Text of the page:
In this study, we compared the energy structures and the evolution of singular vectors and transient eddies (Table 2). We found that the mid-latitude singular vector perturbations always had consistent initial structures that essentially followed the baroclinic wave development process, as shown in many previous studies (Buizza et al., 1993; Buizza and Palmer, 1995; Palmer et al., 1998). These studies especially mentioned that the energies of singular vector perturbations are mainly transported from the lower to upper layers. However, we could not identify a suitable theory to explain singular vector structures in the TC domains. Ge et al. (2007, 2008) used an axisymmetric vortex to reveal that energy propagates downward from upper layers in resting and westerly vertical shear environmental flows. In their studies (Ge et al., 2007, 2008), TC structures had an upper anticyclone on the lower cyclone. By contrast, TC singular vector perturbations in the present study indicated barotropic modes (similar beta-gyre structures in the vertical direction) from 1000 to 100 hPa. In addition, we revealed that observational transient eddies in the TC area had this type of barotropic structure between 100 and 1000 hPa. Therefore, we focused on the perturbations of the TC circulation, whereas Ge et al. (2007, 2008) had discussed the Rossby wave dispersion around the TC vortex itself. The results of the present study (Figs. 5 and 6) did not indicate whether the wave trains around the TC in upper layers followed the process of Rossby wave dispersion. When Ge et al. (2010) used a real case to simulate the upper and lower interactions of the TC, they emphasised the effect of the Rossby wave train caused by the previous existing TC on the cyclogenesis of the subsequent new TC. The singular vector perturbations play roles in current existing TCs. The energy dispersion of perturbations or the energy of the TC itself should be evaluated in subsequent studies.

The singular vector perturbations in the TC domain and transient eddies around the TC area can be regarded as existing potential vorticity anomalies. We assumed a positive potential vorticity anomaly in upper layers at approximately 100–200 hPa. Then, according to the conservation of potential vorticity (Hoskins et al., 1997), the positive potential vorticity anomaly induced the corresponding upper and lower cyclonic circulation. Once those top–down cyclonic circulations combined together to form a pillar shape, they affected the development and movement of the TC. The results in Section 3 indicated that singular vectors in the TC domain were not located in lower layers because the horizontal temperature gradient and temperature flux ($\overline{{v}^{\prime }{\theta }^{\prime }}$) in lower layers were smaller than those in mid-latitude lower layers. Therefore, energy was transferred from the basic flow in upper layers through barotropic instability rather than from the basic flow in lower layers. However, this may have been caused by calculating dry energy without considering the effects of diabatic heating in lower layers. The top–down process was also noticed in observational transient eddy energy. The top–down process for transient eddy energy was observed in the TC precursor and the self-reinforcement stage of the TC. When considering the dry energy or the dynamic view, singular vector perturbations undoubtedly grew through one of the efficient dynamic processes. These perturbations were similar to horizontal beta-gyres, and they not only caused beta-drifts but also afforded the potential to gain energy from the basic flow. When upper perturbations or transient eddies formed, they could induce cyclonic perturbations in upper and lower layers.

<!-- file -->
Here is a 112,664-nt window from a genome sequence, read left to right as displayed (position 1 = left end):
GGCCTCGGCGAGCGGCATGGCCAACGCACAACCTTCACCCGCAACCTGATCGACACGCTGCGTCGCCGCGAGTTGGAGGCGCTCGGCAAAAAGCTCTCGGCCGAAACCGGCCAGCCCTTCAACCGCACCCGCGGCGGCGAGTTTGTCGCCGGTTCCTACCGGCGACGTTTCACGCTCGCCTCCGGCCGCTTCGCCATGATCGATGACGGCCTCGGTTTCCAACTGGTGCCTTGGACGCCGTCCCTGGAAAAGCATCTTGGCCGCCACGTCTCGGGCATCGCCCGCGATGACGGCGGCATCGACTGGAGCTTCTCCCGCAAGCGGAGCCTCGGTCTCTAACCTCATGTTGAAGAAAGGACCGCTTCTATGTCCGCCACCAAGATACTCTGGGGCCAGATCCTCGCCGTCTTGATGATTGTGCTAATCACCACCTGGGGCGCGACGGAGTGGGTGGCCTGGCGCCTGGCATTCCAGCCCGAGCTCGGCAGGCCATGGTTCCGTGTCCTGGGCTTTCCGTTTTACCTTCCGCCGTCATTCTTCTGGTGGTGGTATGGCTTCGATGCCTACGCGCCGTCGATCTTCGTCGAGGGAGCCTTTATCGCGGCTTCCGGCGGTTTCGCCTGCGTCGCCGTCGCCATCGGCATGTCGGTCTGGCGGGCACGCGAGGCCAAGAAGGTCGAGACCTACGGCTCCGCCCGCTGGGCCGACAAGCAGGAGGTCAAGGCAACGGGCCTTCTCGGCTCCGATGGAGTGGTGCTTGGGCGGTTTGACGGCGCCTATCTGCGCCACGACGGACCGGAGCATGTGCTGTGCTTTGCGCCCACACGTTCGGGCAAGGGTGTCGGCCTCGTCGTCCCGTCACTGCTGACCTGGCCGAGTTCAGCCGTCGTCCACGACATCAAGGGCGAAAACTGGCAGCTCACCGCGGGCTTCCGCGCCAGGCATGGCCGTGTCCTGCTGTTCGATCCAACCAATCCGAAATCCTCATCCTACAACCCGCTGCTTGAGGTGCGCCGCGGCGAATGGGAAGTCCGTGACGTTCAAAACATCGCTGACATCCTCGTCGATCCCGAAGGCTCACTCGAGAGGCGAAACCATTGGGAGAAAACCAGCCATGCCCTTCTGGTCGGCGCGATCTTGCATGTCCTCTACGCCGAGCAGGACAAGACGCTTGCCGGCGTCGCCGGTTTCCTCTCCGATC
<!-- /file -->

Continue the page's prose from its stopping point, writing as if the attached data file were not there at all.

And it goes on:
According to Tam and Li (2006) and Li and Hsu (2018), the energy source of TCs in observational data revealed that the TC energy in formation processes is obtained from the eastern upstream. This upstream energy can be traced back to upper layers where $\overline{{v}^{\prime }{T}^{\prime }}<0.$ The upper layer energy was obtained from the equatorward momentum flux from mid-latitude where $\overline{{u}^{\prime }{v}^{\prime }}<0.$ However, these studies have focused on TC formation, with earlier stages than those we selected. The area upstream of the TC, the downward process in the tropical region, and the equatorward momentum from the mid-latitude area could all be studied using singular vectors.

The adiabatic process and dry total energy norm were considered to obtain singular vectors or for transient eddy analysis in the present study. That probably caused the incomplete information in singular vector perturbations in the TC domain and the insufficient explanation of transient eddy processes. Results provided by Lang et al. (2012) showed that significant differences between dry and moist singular vectors at their initial time are related to the potential energy in the upper layers (200 − 300 hPa). Ignoring the humidity perturbation and assuming that humidity is driven by dry perturbations in the fully nonlinear CWBGFS model, differences between humidity values in the control run and ensemble members must be studied in the future. In addition, resolving the adjoint model is crucial for resolving the fine structure of perturbation, moreover, this would lead to an explanation of some dynamic processes and improve ensemble forecasts. An adjoint model with a higher resolution will be assessed in future studies.

On the basis of the present study results, the amount and quality of observational data in TC upper layers should be increased or reassessed. More efforts are required to investigate the upper structures of ensemble perturbations, especially for TC trajectory prediction. Emanuel (2018) mentioned the importance of the upper outflow of the TC and its feedback. In addition, current ensemble data assimilation schemes may be improved by checking upper structures. Finally, we still require better dynamic theories or further developed numerical models to explain or simulate the downward dispersion of energy in the tropical area.